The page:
05/07/2015 19:11 BST | Updated 05/07/2016 06:59 BST

You Should Be Stronger Than Me: Amy Winehouse and I

She was there all along, she just got lost. Amy has really made me understand that. She was coming back to us, she was back on her feet and there were plans for new music and babies right before she died. Kapadia said "once people see the film they realise she was amazing and special and we should have looked after her." We really should have.

My friend Chris' mum is a huge T-Rex fan. Every year she goes to the site where Marc Bolan crashed his car and lays flowers, shares memories with other fans and reminds herself how much she loved him. I've always admired this dedication to someone she never met but is completely part of who she is.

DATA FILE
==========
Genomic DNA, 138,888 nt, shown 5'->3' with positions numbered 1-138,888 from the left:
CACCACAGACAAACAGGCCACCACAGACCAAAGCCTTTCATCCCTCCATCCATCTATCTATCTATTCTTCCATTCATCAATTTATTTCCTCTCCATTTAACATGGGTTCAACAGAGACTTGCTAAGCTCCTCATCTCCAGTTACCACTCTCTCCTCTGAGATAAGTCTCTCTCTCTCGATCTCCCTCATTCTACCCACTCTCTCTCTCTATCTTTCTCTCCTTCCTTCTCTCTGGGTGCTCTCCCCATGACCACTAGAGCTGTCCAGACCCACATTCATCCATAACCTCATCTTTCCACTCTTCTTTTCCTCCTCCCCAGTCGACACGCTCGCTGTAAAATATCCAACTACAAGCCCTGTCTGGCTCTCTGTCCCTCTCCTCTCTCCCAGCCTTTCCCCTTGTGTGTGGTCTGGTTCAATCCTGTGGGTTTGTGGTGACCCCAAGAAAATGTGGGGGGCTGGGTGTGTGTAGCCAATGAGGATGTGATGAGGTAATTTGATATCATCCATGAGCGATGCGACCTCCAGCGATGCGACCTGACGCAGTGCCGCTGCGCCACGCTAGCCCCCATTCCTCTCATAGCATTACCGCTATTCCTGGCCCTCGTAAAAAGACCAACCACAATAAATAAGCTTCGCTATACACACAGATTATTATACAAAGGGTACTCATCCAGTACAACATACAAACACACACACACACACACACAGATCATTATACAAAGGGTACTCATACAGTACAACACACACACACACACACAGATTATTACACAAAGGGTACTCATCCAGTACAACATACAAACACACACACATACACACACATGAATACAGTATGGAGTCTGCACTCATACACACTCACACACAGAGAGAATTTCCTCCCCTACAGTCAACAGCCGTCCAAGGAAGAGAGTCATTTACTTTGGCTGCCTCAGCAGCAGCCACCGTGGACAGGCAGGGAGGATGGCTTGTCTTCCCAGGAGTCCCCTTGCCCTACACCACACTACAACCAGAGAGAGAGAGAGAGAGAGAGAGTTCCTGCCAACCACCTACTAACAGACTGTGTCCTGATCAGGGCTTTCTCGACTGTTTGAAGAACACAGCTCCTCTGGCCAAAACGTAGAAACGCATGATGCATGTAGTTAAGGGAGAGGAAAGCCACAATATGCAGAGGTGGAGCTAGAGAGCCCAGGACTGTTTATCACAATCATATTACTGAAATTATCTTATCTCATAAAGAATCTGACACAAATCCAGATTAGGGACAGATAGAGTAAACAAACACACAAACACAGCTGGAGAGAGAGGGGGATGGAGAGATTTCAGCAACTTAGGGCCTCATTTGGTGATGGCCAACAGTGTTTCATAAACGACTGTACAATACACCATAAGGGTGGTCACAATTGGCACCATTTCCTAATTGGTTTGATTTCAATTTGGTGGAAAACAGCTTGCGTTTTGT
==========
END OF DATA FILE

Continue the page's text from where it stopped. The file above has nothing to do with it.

For most women this kind of fandom starts with some sort of boy band or front man. I grew up at a time when a phone line was opened to console Take That fans when Robbie left and teenage girls wailed in the streets over Boyzone. My friend had an almost unhealthy obsession with Tim Burgess, so much so she camped outside what she thought was his house for three nights only to be told he'd never lived there and would she kindly move on or they would have to call the police.